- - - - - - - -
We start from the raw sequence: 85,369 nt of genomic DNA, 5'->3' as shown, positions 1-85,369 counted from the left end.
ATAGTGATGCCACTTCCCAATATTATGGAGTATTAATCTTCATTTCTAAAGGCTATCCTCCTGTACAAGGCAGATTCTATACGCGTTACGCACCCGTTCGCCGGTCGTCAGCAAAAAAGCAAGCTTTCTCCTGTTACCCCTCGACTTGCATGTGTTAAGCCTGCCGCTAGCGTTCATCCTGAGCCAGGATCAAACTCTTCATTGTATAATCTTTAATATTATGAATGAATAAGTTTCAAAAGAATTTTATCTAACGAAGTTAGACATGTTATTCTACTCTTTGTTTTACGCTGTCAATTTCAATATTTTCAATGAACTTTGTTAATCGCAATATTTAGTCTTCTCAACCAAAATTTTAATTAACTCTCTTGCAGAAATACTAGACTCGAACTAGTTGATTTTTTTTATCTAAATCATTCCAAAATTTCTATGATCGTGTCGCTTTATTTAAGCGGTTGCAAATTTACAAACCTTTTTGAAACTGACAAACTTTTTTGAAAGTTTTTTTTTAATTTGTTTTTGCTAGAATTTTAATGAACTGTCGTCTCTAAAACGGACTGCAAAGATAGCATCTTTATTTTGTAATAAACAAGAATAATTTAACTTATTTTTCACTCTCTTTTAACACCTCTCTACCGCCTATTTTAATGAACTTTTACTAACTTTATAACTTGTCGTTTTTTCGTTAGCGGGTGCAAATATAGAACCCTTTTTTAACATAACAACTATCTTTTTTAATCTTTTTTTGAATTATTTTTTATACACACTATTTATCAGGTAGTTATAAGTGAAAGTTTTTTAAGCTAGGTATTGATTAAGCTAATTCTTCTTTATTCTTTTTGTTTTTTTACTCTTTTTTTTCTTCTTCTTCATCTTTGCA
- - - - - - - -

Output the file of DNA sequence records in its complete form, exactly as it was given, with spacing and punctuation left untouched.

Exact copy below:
We start from the raw sequence: 85,369 nt of genomic DNA, 5'->3' as shown, positions 1-85,369 counted from the left end.
ATAGTGATGCCACTTCCCAATATTATGGAGTATTAATCTTCATTTCTAAAGGCTATCCTCCTGTACAAGGCAGATTCTATACGCGTTACGCACCCGTTCGCCGGTCGTCAGCAAAAAAGCAAGCTTTCTCCTGTTACCCCTCGACTTGCATGTGTTAAGCCTGCCGCTAGCGTTCATCCTGAGCCAGGATCAAACTCTTCATTGTATAATCTTTAATATTATGAATGAATAAGTTTCAAAAGAATTTTATCTAACGAAGTTAGACATGTTATTCTACTCTTTGTTTTACGCTGTCAATTTCAATATTTTCAATGAACTTTGTTAATCGCAATATTTAGTCTTCTCAACCAAAATTTTAATTAACTCTCTTGCAGAAATACTAGACTCGAACTAGTTGATTTTTTTTATCTAAATCATTCCAAAATTTCTATGATCGTGTCGCTTTATTTAAGCGGTTGCAAATTTACAAACCTTTTTGAAACTGACAAACTTTTTTGAAAGTTTTTTTTTAATTTGTTTTTGCTAGAATTTTAATGAACTGTCGTCTCTAAAACGGACTGCAAAGATAGCATCTTTATTTTGTAATAAACAAGAATAATTTAACTTATTTTTCACTCTCTTTTAACACCTCTCTACCGCCTATTTTAATGAACTTTTACTAACTTTATAACTTGTCGTTTTTTCGTTAGCGGGTGCAAATATAGAACCCTTTTTTAACATAACAACTATCTTTTTTAATCTTTTTTTGAATTATTTTTTATACACACTATTTATCAGGTAGTTATAAGTGAAAGTTTTTTAAGCTAGGTATTGATTAAGCTAATTCTTCTTTATTCTTTTTGTTTTTTTACTCTTTTTTTTCTTCTTCTTCATCTTTGCA